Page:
This extensive video tutorial by Aaron Nace from Phlearn takes a look at how to focus stack several images using Adobe Photoshop and how to shoot for focus stacking.
Focus stacking which is a technique used quite a lot in macro photography (although it can be useful in landscape, architecture, product photography and other situations as well), is actually quite simple. In its core we are taking several images shot with different focus planes and combine them together to create a single image where more of your subject is in focus.
Now you might ask yourself why not use a slower aperture – well – sometimes you simply can’t (this happens a lot in macro photography when you already closed down your aperture to the max) but in many cases you simply don’t want to for all sorts of reasons (one of them is the fact that closing down the aperture can reduce image quality beyond f/11 or so, but there might be other reasons as well).
In this video Nace looks first at how to shoot for focus staking. He suggest using a tripod and a shutter release cable. Next Nace suggest to shoot in manual focus and move the focus slowly “deeper” into the frame. From our experience we can suggest that if you are going to do a lot of focus staking (especially macro or product shots) consider a good macro rail which can really help (as you will be able to move your camera forward instead of changing the focus on your lens.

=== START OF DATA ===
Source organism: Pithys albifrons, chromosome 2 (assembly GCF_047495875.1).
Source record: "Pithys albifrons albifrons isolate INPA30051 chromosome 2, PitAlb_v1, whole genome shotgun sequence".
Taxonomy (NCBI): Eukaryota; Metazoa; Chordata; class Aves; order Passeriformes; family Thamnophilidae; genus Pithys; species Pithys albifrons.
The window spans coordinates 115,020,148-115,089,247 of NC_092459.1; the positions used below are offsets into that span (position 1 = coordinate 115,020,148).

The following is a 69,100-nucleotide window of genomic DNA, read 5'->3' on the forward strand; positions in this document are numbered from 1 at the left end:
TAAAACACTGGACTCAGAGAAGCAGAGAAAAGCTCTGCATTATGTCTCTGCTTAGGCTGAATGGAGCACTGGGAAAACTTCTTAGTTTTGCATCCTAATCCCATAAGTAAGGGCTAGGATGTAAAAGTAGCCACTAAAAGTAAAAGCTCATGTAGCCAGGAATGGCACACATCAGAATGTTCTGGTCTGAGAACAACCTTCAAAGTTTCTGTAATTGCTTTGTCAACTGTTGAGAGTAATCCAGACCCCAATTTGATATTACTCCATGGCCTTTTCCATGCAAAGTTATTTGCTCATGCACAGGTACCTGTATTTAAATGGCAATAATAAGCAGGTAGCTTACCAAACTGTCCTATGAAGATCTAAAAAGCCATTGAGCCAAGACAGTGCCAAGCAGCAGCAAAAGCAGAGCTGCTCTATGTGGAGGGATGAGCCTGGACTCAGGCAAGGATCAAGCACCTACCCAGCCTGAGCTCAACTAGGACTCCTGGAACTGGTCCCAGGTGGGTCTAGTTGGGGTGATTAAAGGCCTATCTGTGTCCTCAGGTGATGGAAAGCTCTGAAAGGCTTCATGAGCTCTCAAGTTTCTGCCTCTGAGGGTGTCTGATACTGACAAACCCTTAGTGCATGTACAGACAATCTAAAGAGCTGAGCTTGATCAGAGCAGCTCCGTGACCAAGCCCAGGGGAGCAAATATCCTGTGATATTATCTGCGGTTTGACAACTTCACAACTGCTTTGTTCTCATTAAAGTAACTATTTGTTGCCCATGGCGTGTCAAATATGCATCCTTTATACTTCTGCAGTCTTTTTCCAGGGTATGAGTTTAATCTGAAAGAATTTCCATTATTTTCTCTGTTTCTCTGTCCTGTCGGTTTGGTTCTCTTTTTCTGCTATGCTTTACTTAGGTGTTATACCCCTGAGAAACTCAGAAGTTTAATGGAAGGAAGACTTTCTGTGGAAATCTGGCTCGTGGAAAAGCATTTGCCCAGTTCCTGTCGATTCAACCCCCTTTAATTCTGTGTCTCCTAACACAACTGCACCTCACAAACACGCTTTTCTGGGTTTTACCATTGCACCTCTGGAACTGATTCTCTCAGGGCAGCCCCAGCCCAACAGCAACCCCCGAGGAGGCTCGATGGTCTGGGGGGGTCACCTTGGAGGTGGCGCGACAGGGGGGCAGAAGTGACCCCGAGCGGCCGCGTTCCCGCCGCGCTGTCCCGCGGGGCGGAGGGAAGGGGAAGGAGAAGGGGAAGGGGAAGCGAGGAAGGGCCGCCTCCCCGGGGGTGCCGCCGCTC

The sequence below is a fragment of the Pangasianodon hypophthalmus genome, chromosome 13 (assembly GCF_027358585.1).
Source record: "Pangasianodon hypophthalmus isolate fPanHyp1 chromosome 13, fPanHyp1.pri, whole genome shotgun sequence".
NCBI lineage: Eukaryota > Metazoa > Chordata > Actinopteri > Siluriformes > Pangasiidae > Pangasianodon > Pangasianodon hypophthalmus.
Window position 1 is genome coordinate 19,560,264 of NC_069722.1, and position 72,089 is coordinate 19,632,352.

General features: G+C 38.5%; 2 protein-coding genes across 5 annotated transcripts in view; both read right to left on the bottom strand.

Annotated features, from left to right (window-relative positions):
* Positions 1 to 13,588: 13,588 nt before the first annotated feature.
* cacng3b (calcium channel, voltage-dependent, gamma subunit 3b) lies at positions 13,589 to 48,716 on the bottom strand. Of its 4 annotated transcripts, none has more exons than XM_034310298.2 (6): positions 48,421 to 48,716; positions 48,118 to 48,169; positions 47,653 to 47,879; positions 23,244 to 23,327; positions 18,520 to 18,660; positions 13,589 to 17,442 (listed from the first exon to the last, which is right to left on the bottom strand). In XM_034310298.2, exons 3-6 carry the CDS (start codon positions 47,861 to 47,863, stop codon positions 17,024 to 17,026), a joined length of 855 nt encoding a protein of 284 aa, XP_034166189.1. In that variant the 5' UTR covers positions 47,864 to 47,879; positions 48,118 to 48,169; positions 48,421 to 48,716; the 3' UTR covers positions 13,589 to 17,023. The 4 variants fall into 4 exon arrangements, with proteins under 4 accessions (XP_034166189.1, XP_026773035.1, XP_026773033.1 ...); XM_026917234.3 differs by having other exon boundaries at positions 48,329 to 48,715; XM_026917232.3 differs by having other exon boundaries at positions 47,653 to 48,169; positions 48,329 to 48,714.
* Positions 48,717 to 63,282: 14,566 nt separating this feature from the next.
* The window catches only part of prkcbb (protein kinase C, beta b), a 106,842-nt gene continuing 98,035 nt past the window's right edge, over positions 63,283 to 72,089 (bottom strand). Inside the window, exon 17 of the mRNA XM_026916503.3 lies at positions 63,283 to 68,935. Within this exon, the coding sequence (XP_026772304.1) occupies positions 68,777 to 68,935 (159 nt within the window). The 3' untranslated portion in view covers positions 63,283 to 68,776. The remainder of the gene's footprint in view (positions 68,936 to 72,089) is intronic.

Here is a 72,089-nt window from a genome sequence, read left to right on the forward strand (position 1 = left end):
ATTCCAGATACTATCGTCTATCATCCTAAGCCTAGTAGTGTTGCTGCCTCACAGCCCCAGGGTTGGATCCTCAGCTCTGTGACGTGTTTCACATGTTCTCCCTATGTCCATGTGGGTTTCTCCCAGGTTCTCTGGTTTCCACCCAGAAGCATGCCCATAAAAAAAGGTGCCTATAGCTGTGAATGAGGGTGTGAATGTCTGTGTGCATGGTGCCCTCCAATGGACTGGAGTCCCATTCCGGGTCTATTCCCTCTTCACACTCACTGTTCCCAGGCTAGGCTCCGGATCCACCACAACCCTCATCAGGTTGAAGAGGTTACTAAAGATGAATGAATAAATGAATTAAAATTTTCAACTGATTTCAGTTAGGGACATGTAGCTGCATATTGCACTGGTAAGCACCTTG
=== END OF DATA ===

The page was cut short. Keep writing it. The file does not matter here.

After you finished shooting go to Photoshop and – go to file>load files into stack. This will open a window where you can choose which files to stack. Nace suggest that you choose align so that if you moved a bit Photoshop will fix that.
Choose all of the layers that were created and go to edit>auto-blend-layers. This will perform the focus stacking of your images. Check stack images and mark v on the seamless tones and colors. That is it!
We have looked into focus stacking several times in the past including a video with Photoshop’s product manager Bryan O’Neil Hughes entitled “How to Do Focus Stacking in Photoshop” and a video by photographer Matthew Saville on “Focus Stacking Landscape images in Photoshop”